The liver has a crucial role in metabolic homeostasis, as it is responsible for the storage, synthesis, metabolism and redistribution of carbohydrates, fats and vitamins and numerous essential proteins. It is also the principal detoxification centre of the body, removing xenobiotics and waste products by metabolism or biliary excretion. An increasing number of studies have shown that some nanomaterials (NMs) are capable of distributing from the site of exposure (e.g. lungs, gut) to a number of secondary organs, including the liver. As a secondary exposure site the liver has been shown to preferentially accumulate NMs (> 90% of translocated NMs compared to other organs, and alongside the kidneys may be responsible for the clearance of NMs from the blood. Research into the toxicity posed by NMs to the liver is expanding due to the realization that NMs accumulate in this organ following exposure via a variety of routes (e.g. ingestion, injection and inhalation). Thus it is critical to consider what advances have been made in the investigation of nanomaterial hepatotoxicity, as well as appraising the quality of available information and what knowledge gaps still exist. The overall aim of this review is to outline what data is available in the literature for the toxicity elicited by NMs to the liver in order to establish a weight of evidence approach (for risk assessors) to inform on the potential hazards posed by NMs on the liver.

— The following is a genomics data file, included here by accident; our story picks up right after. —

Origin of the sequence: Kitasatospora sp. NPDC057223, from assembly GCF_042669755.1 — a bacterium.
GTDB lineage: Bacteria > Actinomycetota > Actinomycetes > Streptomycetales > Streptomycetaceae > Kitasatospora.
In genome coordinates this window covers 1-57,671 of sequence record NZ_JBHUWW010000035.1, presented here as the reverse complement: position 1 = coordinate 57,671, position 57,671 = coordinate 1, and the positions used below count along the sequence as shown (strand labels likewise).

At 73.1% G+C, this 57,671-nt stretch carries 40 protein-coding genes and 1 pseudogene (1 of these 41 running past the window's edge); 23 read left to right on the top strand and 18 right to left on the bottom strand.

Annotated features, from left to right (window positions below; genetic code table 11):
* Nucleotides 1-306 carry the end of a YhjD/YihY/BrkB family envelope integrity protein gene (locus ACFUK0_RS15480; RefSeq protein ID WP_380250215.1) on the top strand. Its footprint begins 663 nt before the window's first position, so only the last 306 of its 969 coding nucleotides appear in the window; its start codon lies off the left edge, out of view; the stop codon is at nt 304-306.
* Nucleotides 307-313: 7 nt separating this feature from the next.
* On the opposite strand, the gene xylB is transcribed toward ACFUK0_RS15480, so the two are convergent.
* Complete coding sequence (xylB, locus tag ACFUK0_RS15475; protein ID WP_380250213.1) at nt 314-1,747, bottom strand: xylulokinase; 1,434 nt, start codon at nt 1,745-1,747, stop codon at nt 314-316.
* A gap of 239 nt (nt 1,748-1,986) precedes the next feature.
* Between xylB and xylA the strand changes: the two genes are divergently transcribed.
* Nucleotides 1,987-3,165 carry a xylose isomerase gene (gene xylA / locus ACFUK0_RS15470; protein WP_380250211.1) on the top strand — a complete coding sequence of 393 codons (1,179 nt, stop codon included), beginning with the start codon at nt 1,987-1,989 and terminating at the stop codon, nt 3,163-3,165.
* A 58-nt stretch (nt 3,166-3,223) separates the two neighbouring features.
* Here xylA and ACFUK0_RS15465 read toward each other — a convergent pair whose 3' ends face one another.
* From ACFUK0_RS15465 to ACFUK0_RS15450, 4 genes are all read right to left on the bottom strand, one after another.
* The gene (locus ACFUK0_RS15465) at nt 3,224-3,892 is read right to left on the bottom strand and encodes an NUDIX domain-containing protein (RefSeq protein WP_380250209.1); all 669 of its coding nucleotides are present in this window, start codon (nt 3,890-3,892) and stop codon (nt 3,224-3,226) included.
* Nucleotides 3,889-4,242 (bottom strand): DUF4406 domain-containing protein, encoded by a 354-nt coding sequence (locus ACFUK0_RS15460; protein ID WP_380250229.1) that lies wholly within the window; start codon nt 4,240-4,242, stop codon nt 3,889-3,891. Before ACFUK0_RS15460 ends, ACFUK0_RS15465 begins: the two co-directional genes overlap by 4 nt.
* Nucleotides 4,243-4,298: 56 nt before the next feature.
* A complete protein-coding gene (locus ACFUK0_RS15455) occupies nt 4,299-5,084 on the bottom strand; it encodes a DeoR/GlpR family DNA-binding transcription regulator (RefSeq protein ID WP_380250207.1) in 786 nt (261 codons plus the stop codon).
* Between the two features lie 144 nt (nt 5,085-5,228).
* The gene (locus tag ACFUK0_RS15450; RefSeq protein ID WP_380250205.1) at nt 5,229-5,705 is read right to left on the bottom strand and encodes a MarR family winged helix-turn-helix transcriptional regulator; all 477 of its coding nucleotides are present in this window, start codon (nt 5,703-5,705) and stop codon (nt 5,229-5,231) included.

- renal epithelial cell